The Oral History of ‘This Is Our F–king City’

The Oral History of ‘This Is Our F–king City’

Illustration by Nicole Rifkin

“This is our f–king city.”

Take a trip into Boston and you’ll see that even five years later, those five words are inescapable. In the city they’ve become everything from a rallying cry to a T-shirt sold around Fenway after Red Sox games to something screamed in a Boston University dorm room after beating someone in FIFA. They’ve become forever intertwined with one of the region’s biggest sporting legends: David Ortiz.

Ortiz had already cemented his legacy as one of the greatest players in Red Sox history. But that speech took Big Papi’s legend to another level, to that of city icon, with no disclaimer that he’s an athlete.

“It’s right at the top of the defining moments that establish David as the most important player in our history,” says Sam Kennedy, Red Sox team president. “I say that with all due respect to all of the other great players, Hall of Famers, other perhaps more talented baseball players, whether you’re talking about Ted Williams or Carl Yastrzemski. The list goes on and on. What he did for the city that day helped lift the spirits when we needed it most.”

All it took was five words. 

               

Marathon Monday, April 15, 2013 

It had already been a particularly great Marathon Monday, with a walk-off Mike Napoli double off the Green Monster to clinch a Red Sox victory after an 11:05 a.m. start. The game ended at 2:10 p.m., and with a road trip to Cleveland scheduled, the Red Sox got on the bus to head to Logan International Airport. They had started the season without Ortiz, who was still recovering in Triple-A Pawtucket in Rhode Island from an Achilles tendon injury that ended his 2012 season.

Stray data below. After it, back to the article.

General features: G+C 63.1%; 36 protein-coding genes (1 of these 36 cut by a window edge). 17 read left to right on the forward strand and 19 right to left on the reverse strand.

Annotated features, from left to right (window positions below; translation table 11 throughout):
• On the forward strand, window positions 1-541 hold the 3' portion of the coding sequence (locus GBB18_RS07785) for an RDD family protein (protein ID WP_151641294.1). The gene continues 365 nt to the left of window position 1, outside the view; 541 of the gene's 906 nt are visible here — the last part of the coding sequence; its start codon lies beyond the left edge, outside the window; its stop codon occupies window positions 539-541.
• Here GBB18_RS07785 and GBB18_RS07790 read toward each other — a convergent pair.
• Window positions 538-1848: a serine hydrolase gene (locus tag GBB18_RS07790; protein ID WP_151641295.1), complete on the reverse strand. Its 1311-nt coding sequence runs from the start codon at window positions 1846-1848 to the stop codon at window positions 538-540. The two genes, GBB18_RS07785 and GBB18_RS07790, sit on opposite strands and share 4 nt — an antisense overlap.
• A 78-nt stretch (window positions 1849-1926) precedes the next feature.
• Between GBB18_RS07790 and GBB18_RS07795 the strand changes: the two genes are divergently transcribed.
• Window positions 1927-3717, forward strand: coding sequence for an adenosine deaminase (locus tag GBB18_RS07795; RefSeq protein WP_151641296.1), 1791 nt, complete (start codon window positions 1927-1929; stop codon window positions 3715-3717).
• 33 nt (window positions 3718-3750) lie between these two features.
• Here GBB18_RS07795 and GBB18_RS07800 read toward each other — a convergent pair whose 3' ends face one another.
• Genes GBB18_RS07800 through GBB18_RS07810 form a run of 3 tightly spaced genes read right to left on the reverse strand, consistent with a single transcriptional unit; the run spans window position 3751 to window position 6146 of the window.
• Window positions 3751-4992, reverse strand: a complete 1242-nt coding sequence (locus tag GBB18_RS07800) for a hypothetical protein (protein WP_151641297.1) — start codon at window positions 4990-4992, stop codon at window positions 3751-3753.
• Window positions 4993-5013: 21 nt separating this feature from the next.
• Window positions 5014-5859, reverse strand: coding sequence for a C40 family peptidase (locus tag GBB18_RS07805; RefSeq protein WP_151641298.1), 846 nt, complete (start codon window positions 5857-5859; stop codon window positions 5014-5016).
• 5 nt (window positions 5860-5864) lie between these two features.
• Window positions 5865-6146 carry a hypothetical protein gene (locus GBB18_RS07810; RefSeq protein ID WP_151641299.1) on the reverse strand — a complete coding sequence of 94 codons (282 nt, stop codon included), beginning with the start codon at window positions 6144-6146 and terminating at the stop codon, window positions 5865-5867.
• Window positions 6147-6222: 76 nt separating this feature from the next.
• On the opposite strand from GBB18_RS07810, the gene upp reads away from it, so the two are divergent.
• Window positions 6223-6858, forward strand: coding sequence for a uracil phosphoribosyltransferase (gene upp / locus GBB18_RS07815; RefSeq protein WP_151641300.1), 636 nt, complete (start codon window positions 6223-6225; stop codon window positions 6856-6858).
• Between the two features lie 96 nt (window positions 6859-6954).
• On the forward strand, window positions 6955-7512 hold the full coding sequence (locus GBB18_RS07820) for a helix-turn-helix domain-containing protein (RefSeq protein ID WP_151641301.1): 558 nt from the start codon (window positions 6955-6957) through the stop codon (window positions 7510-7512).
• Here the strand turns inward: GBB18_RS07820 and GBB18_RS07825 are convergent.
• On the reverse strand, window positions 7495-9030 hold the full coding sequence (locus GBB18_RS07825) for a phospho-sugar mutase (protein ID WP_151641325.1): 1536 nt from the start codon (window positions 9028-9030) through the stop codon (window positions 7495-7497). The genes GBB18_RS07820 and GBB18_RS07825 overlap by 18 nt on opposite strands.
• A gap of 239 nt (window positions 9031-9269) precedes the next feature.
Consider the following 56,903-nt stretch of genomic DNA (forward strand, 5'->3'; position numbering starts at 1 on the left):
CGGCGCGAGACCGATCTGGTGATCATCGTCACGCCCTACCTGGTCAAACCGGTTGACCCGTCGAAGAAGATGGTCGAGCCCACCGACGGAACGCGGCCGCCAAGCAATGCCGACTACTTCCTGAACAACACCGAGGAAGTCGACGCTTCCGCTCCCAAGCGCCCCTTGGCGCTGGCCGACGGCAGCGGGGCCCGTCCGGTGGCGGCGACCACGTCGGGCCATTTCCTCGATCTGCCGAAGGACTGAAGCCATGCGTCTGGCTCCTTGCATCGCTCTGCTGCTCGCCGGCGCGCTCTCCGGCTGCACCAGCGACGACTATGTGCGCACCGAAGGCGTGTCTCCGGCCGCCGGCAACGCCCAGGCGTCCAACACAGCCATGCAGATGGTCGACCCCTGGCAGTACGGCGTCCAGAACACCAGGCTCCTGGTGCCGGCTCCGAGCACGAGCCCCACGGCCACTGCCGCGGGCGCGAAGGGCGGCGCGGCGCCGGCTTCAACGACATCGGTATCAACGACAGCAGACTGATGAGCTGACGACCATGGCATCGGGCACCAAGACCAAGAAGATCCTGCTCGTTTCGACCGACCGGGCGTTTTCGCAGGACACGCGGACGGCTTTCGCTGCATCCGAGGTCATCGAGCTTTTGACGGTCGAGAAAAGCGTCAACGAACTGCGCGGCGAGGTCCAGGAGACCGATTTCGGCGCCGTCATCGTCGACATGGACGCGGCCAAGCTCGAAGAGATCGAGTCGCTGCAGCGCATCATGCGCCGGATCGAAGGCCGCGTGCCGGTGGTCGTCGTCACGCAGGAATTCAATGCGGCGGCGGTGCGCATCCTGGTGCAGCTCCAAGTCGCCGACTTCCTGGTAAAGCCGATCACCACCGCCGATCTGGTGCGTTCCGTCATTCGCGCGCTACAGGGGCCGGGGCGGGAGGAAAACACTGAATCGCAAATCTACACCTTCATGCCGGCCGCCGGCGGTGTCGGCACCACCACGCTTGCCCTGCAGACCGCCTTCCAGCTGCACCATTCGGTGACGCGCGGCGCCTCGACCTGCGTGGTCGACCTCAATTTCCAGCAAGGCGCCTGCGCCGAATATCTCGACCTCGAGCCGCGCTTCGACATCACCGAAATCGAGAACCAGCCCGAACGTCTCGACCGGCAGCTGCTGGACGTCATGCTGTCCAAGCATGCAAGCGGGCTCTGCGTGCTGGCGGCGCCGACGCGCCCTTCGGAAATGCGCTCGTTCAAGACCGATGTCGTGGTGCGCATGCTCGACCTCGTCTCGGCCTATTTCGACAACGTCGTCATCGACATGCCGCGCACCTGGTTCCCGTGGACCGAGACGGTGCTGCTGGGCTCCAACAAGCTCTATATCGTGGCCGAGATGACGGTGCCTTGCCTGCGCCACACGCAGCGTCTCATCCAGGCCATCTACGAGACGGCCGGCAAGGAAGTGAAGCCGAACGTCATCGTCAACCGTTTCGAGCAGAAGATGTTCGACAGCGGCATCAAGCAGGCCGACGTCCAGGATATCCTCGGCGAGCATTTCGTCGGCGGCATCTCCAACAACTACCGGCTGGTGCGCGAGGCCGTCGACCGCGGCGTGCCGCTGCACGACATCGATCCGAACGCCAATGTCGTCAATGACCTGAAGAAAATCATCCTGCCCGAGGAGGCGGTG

Charles Steinberg (former senior adviser to president Larry Lucchino, current president of Pawtucket Red Sox): Monday, April 15, 2013, was an extraordinarily beautiful day. You don’t know what you’re going to get on Patriots’ Day in Boston. It has the full range of weather options. This day was particularly gorgeous.

Kennedy (former Red Sox COO, current Red Sox president and CEO): It’s like a national holiday in Boston that we celebrate. It’s my favorite day of the year going back to middle school and high school. You’d always try to go to the Red Sox game if you could find the ticket and then walk out and go enjoy the marathon.

Shane VictorinoElise Amendola/Associated Press

Shane Victorino (Red Sox outfielder, 2013-2015): You don’t base a schedule around another event. … No, in this situation, it’s the city of Boston. It’s the marathon. It’s bigger than the Red Sox.

At 2:49 p.m., just 39 minutes after the Red Sox’s 3-2 walk-off victory, the first bomb at the finish line exploded. Twelve seconds later, the second went off. The terrorist attack killed three and injured at least 264, including 17 people who lost limbs.

Jonny Gomes (Red Sox outfielder, 2013-2014)We actually thought, when we were in the clubhouse, that a transformer blew upa loud bang, nothing to worry about. But then by the time we got on the bus, which wasn’t too much longer after, obviously social media and then the graphic pictures started to come out and it got real—real quick.